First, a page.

12/03/2011 34 Comments
George Rebane has a post on a Vocational High School at Ruminations. I tried to post this comment on RR and it kept getting lost in the Typepad jungle, so I though I would try it in WordPress and see what happend.
I am with George. The skills that I learned in shop class have followed me through out my career. I still have the first wood bowl I made in wood shop. I do not have any of my metal shop products, but when Ellen wanted a large wheel clothesline like one my mother had which was crafted from the front forks of a bicycle, I was able to weld one up for her. Our first camper was a home built in a naked Dodge van, using the wood working skills I learned in shop class. When it came time to develop some house plans for our current house, I relied on the drafting skills I learned in high school shop, and improved my first year of college engineering. It was my most successful class. Our contractor was totally blown away by my handcrafted house plans, all approved by the County. I will have to admit that some of my handyman skill were also learned in 4H, especially the electrical skills.
Right now there is a huge need for graduates that can operate numeric controlled machines and machinist that can produce high tolerance products. I wonder if one of our local manufacturing companies have enough slack that they could provide some hands on experience for VoTech Students.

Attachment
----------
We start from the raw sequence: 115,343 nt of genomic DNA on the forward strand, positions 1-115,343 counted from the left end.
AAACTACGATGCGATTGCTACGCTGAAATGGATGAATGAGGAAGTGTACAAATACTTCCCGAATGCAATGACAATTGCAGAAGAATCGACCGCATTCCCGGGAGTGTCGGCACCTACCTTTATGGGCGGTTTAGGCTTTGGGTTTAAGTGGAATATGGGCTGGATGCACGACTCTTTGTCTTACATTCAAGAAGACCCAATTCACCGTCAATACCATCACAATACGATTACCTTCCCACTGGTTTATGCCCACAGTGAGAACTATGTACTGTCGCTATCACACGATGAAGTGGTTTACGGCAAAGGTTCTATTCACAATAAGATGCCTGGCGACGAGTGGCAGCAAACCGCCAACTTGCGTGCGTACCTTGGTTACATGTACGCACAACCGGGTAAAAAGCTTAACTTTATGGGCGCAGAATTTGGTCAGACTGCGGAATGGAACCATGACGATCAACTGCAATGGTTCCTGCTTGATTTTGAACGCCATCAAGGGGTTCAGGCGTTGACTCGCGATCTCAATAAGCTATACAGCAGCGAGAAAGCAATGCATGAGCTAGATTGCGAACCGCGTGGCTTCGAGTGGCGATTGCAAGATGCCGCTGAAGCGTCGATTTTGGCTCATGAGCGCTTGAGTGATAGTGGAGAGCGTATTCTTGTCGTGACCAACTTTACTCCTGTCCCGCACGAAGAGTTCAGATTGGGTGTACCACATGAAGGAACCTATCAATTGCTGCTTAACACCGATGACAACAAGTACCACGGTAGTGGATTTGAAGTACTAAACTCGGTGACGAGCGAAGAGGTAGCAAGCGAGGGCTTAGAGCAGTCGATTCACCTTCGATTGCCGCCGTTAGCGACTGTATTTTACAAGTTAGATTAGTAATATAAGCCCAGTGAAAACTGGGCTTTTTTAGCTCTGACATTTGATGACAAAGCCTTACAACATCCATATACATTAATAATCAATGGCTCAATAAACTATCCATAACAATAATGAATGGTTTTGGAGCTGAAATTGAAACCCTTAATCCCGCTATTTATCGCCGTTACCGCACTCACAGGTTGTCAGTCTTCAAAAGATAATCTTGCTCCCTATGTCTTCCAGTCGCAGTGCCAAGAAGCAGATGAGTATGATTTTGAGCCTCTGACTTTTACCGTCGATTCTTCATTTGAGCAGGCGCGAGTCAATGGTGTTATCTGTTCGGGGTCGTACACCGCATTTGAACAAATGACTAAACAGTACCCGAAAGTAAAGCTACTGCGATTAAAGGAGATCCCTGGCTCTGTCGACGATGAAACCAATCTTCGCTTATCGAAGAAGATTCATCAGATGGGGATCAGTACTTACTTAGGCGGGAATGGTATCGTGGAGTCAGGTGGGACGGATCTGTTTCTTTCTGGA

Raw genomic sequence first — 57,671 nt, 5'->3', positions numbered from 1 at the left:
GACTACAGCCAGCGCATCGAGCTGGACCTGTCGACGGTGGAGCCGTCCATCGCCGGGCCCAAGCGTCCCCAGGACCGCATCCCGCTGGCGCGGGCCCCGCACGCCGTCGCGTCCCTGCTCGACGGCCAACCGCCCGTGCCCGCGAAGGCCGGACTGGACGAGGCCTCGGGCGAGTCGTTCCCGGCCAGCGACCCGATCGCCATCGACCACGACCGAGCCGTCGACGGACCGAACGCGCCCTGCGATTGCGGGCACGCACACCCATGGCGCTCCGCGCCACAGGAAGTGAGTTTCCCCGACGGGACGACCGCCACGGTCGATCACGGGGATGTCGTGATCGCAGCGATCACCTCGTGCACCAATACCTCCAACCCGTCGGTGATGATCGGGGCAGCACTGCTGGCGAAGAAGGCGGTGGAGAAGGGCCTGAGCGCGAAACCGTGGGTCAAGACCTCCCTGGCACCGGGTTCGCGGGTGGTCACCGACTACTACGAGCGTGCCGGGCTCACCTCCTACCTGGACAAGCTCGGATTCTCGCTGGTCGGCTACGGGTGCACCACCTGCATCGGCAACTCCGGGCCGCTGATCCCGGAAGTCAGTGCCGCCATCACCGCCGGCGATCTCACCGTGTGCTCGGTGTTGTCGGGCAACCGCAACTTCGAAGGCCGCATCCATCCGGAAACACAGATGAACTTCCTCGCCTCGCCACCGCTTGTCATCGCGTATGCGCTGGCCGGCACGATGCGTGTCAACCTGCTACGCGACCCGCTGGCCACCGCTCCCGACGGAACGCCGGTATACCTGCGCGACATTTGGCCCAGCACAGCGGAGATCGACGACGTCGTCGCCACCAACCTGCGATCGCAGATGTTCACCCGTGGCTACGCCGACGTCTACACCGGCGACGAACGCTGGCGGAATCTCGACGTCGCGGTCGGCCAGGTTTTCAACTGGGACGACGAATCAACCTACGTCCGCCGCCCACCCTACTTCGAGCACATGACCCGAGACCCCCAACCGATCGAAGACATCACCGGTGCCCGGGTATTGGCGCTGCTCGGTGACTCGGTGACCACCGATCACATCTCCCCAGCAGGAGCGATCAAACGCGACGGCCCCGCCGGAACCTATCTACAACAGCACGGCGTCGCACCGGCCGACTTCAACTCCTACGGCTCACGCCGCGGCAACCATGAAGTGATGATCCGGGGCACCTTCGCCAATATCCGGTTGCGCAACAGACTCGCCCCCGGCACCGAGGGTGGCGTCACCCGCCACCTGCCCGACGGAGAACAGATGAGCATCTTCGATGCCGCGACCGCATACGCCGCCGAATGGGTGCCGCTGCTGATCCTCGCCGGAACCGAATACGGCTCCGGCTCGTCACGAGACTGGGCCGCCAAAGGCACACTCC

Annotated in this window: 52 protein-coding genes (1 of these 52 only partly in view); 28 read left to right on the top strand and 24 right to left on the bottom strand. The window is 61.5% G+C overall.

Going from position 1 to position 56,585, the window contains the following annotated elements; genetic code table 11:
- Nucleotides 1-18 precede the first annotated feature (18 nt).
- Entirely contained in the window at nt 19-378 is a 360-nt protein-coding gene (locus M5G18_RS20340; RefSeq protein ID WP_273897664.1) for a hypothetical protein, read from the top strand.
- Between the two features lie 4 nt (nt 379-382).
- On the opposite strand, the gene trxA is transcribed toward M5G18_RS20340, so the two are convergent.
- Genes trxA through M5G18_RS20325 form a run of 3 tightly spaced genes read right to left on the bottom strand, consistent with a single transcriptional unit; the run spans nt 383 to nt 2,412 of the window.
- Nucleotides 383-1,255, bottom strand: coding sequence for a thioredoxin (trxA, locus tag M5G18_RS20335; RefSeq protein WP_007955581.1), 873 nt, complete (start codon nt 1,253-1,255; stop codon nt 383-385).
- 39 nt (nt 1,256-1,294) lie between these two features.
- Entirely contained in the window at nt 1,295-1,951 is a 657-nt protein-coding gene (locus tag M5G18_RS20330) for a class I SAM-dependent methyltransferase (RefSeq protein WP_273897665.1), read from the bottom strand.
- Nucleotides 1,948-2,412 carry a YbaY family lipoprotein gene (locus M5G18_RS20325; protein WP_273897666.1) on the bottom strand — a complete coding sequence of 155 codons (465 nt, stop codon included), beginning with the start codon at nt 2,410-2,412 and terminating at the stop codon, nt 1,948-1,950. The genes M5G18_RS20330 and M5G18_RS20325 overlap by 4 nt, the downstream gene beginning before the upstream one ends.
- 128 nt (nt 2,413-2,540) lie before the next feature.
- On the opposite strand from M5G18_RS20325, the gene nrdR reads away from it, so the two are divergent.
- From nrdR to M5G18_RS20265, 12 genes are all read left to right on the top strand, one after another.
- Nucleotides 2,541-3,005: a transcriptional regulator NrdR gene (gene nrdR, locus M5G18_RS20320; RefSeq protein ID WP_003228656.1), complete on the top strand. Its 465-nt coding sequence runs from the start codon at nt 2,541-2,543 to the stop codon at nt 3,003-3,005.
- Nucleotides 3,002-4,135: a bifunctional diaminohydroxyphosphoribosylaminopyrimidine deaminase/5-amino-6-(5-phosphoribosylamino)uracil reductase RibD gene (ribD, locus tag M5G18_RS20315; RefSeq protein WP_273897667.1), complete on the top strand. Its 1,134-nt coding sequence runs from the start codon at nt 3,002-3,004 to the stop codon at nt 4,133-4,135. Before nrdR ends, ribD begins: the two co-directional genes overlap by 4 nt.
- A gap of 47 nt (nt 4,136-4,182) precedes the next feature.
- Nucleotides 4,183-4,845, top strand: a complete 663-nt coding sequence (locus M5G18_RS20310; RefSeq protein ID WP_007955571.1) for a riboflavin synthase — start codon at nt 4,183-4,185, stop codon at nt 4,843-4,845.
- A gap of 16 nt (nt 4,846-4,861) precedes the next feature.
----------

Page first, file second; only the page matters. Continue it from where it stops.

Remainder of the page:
Charles Litton Sr attended Lick-Willmerding technical high school in San Francisco.
The Technical Arts program is a place where the head, heart, and hands converge, providing opportunities to tackle real world design challenges. Remaining faithful to its century-old history as an innovative institution in the technical arts, Lick offers a unique collection of shop classes. This is an important part of the school’s mission of developing in young people those “qualities of the head, heart, and hands” which will serve them well in college and in life. Lick students learn to work conceptually and physically, moving from theory to practice in order to bring the designs of the mind into the physical world. Technical Arts Department objectives include cross-disciplinary and collaborative learning, skills for engineering, effective problem solving, creative expression, competency in the language of craft and design, and personal empowerment through self-confidence and self-esteem. All advanced courses (e.g., Fabrications 2, Glass 2) can be taken multiple times for credit with the permission of the instructor and when space in the course is available. To enroll in an advanced course, you must have successfully completed the first level course. The school requires all students to take a minimum of four semesters in the Technical Arts. Besides taking Design and Technology (DT1) in the ninth grade, students must choose two other semester-long classes that meet in the shops: Electronics, Fabrications, Glass, Jewelry/Metal Art, or Woodworking.
Litton had this to say about his experiences in a letter to the Head Master in 1954.
[When] “I look back, it is easy to see that the head/hand program a Lick-Willmerding, contributed a great deal more to my life’s work than did the subsequent university education.” Litton graduated from Stanford as an engineer.